than that of the original Commodore pad. Still, it enables you to sit back
at a comfortable distance when playing.
The kidney-shaped pad fits well in your hand, and you can reach both
the steering cross and the button field quite comfortably, so that you
don't have to strain your hands. The steering itself is pretty sensitive,
and takes some time getting used to. I found it especially difficult to
produce straight "up" movements without adding a "left" or "right"
component. Besides that small gripe, I was fairly satisfied with the
performance of the pad.
The Super CD 32 pad comes with a small foldout leaflet that contains
general operating instructions summarized on two A6 pages per language,
with 5 languages in all. As most of the functions of the pad are quite
obvious, you'll probably throw it away soon.
Having selectable auto/turbofire isn't as vital nowadays as it used to
be. Still, it's great to have such an option for all six buttons - you
might never know when such a feature comes in handy to abuse a game.
DISLIKES AND SUGGESTIONS
Just as the Commodore pad, the Super CD 32 pad was obviously designed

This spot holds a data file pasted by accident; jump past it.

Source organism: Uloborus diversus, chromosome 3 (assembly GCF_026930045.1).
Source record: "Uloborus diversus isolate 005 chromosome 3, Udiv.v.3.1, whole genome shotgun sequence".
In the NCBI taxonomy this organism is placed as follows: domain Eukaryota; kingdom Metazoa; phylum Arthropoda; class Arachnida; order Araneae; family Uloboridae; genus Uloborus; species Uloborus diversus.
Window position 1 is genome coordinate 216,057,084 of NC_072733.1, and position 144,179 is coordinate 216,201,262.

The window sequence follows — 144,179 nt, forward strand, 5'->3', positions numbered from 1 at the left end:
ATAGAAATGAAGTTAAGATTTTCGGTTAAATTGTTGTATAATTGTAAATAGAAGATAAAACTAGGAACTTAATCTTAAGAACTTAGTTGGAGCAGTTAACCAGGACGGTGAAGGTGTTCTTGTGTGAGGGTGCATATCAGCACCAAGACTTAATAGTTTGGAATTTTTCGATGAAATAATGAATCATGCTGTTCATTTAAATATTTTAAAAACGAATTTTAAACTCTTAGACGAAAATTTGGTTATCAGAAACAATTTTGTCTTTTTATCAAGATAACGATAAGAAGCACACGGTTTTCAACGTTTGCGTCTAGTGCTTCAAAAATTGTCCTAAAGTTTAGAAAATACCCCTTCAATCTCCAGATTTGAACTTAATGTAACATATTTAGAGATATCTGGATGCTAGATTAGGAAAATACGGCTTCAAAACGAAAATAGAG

with the young player in mind, as the whole layout is a bit cramped.
Somebody with big hands might have problems with the small and closely
spaced buttons of the button field, as well as the small steering cross.
The steering could be a bit less sensitive to minimal movements. Maybe
using micro switches instead of the cheaper foil switches would help.
COMPARISON TO OTHER SIMILAR PRODUCTS
The Super CD 32 pad measures up quite well against the original
Commodore CD^32 joypad, which doesn't quite come as a surprise. Its main
advantages are its appealing design, the improved steering cross, and the
auto/turbofire selectors for all buttons.
In direct comparison to console joypads, I'd say it's about as good as
a Megadrive pad, but not as good as the Super Nintendo ones. Of course this
is a rather subjective rating, so please don't roast me alive if you happen
to like the Megadrive pad better.
Apart from the oversized joypad plug, there was nothing wrong with the
The package states that there is a 12 month warranty for the original
purchaser on the joypad, and that you need a proof of purchase in case you
have to send the pad in. Of course, the warranty just covers defects in
material and workmanship, but not the normal wear and tear, which is
ironically called "industrial use and abuse" on the package.
The Competition Pro Super CD 32 joypad is not a perfect product, but
the overall performance is quite fair. Considering the fact that it is
cheaper and better than the Commodore pad, I would say that this is pad to
shop for when you're looking to buy an additional or a replacement pad.
Still, I would like to see more competition on the market, from other
established names like Gravis or ASCIIware.
My personal rating for the Super CD 32 pad is three stars out of five.
Copyright 1994 Thomas Bätzler. All rights reserved.